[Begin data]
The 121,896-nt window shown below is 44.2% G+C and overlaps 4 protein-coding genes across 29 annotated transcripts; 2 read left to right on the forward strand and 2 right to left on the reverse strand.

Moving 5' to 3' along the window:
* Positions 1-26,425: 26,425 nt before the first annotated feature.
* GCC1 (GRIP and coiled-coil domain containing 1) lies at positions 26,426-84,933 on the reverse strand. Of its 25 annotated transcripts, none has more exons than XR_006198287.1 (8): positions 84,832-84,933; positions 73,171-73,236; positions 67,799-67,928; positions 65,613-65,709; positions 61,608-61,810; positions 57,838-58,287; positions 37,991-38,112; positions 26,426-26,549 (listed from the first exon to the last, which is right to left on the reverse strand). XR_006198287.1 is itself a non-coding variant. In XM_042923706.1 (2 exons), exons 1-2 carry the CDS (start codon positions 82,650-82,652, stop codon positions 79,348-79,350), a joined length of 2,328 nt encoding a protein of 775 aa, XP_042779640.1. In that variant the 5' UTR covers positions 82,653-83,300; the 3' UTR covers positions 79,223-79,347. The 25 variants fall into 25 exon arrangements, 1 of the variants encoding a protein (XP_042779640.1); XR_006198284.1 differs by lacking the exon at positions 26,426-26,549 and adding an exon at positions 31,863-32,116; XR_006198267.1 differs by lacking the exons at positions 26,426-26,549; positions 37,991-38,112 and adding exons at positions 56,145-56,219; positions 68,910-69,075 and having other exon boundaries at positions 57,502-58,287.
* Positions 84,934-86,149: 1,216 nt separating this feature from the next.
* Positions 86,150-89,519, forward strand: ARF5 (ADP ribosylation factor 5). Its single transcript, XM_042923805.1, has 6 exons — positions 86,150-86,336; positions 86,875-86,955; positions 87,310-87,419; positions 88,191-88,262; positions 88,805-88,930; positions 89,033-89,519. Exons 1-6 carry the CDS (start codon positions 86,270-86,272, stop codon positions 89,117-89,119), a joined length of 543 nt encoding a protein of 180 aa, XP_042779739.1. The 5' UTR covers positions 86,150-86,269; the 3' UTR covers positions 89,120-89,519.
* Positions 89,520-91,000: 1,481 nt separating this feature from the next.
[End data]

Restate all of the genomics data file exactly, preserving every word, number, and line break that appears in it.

The 121,896-nt window shown below is 44.2% G+C and overlaps 4 protein-coding genes across 29 annotated transcripts; 2 read left to right on the forward strand and 2 right to left on the reverse strand.

Moving 5' to 3' along the window:
* Positions 1-26,425: 26,425 nt before the first annotated feature.
* GCC1 (GRIP and coiled-coil domain containing 1) lies at positions 26,426-84,933 on the reverse strand. Of its 25 annotated transcripts, none has more exons than XR_006198287.1 (8): positions 84,832-84,933; positions 73,171-73,236; positions 67,799-67,928; positions 65,613-65,709; positions 61,608-61,810; positions 57,838-58,287; positions 37,991-38,112; positions 26,426-26,549 (listed from the first exon to the last, which is right to left on the reverse strand). XR_006198287.1 is itself a non-coding variant. In XM_042923706.1 (2 exons), exons 1-2 carry the CDS (start codon positions 82,650-82,652, stop codon positions 79,348-79,350), a joined length of 2,328 nt encoding a protein of 775 aa, XP_042779640.1. In that variant the 5' UTR covers positions 82,653-83,300; the 3' UTR covers positions 79,223-79,347. The 25 variants fall into 25 exon arrangements, 1 of the variants encoding a protein (XP_042779640.1); XR_006198284.1 differs by lacking the exon at positions 26,426-26,549 and adding an exon at positions 31,863-32,116; XR_006198267.1 differs by lacking the exons at positions 26,426-26,549; positions 37,991-38,112 and adding exons at positions 56,145-56,219; positions 68,910-69,075 and having other exon boundaries at positions 57,502-58,287.
* Positions 84,934-86,149: 1,216 nt separating this feature from the next.
* Positions 86,150-89,519, forward strand: ARF5 (ADP ribosylation factor 5). Its single transcript, XM_042923805.1, has 6 exons — positions 86,150-86,336; positions 86,875-86,955; positions 87,310-87,419; positions 88,191-88,262; positions 88,805-88,930; positions 89,033-89,519. Exons 1-6 carry the CDS (start codon positions 86,270-86,272, stop codon positions 89,117-89,119), a joined length of 543 nt encoding a protein of 180 aa, XP_042779739.1. The 5' UTR covers positions 86,150-86,269; the 3' UTR covers positions 89,120-89,519.
* Positions 89,520-91,000: 1,481 nt separating this feature from the next.